I try :) Have a safe trip and take lots of pictures. It is so neat to see the cultural differences outside the US. Last summer my BIL and his mom spent a month in Germany, the pictures were amazing, especially the ones of the houses and buildings the structures had such neat characteristics.

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Hi! I just got back from a Gluten-Free trip to India AND Austria, and spent 2 weeks in Austria. It's too bad you have just missed the Christmas market season, because the baked potatoes and roasted chestnuts are a great and very easy gluten-free snack. I would suggest you make your first stop a Reformhaus (health food store)- you can find them at this site:

http://www.reformhaus.de/branche/reformhaeuser.htm

What we did was enter various addresses into Google Maps and make a personalized map with all the nearby reformhaus, and then went on a walk with the locations of about four in mind. It was a good thing we mapped multiples, because the first one had gone out of business!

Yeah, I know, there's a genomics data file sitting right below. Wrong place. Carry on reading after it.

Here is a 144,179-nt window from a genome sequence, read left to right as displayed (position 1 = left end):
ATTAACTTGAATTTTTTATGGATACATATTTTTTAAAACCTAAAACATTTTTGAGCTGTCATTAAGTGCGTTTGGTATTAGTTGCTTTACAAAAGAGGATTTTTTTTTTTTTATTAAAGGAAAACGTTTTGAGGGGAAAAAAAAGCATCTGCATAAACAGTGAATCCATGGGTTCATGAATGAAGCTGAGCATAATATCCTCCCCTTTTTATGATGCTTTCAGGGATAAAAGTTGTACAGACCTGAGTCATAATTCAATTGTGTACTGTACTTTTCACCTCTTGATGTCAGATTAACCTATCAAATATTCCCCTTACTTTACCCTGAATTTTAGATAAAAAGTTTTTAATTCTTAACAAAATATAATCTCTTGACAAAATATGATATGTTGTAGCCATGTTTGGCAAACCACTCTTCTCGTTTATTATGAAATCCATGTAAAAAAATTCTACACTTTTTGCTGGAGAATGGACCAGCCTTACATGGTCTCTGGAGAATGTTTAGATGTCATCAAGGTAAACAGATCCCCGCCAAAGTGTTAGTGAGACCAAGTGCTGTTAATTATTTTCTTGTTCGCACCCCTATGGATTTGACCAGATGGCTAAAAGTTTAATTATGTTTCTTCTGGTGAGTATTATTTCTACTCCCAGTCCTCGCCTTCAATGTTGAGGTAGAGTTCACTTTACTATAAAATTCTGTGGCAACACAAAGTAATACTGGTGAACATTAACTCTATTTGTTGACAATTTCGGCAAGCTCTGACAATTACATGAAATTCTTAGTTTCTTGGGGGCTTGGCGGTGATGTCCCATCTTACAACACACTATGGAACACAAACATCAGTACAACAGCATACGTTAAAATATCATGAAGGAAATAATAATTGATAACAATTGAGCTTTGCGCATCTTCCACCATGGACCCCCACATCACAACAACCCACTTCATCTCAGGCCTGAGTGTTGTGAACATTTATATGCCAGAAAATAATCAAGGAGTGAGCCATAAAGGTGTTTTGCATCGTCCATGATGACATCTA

The premade muffins are especially good, and wrapped individually, so are perfect for travel. I liked the apricot jam filled ones, but the chocolate chip ones are also good. Most of the breads, croissants etc. are not individually wrapped and taste best toasted. I liked the pre-crunchy ones toast bits best that were like toasted bits of bread, but some of the crackers were not that great. The aerated looking ones are particularly blah. You can also buy fairly decent rice cakes in local grocery stores- in fact, I didn't go to any reformhaus in Vienna but just stocked up on chocolate coated rice cakes- the strawberry yogurt coated ones were also good.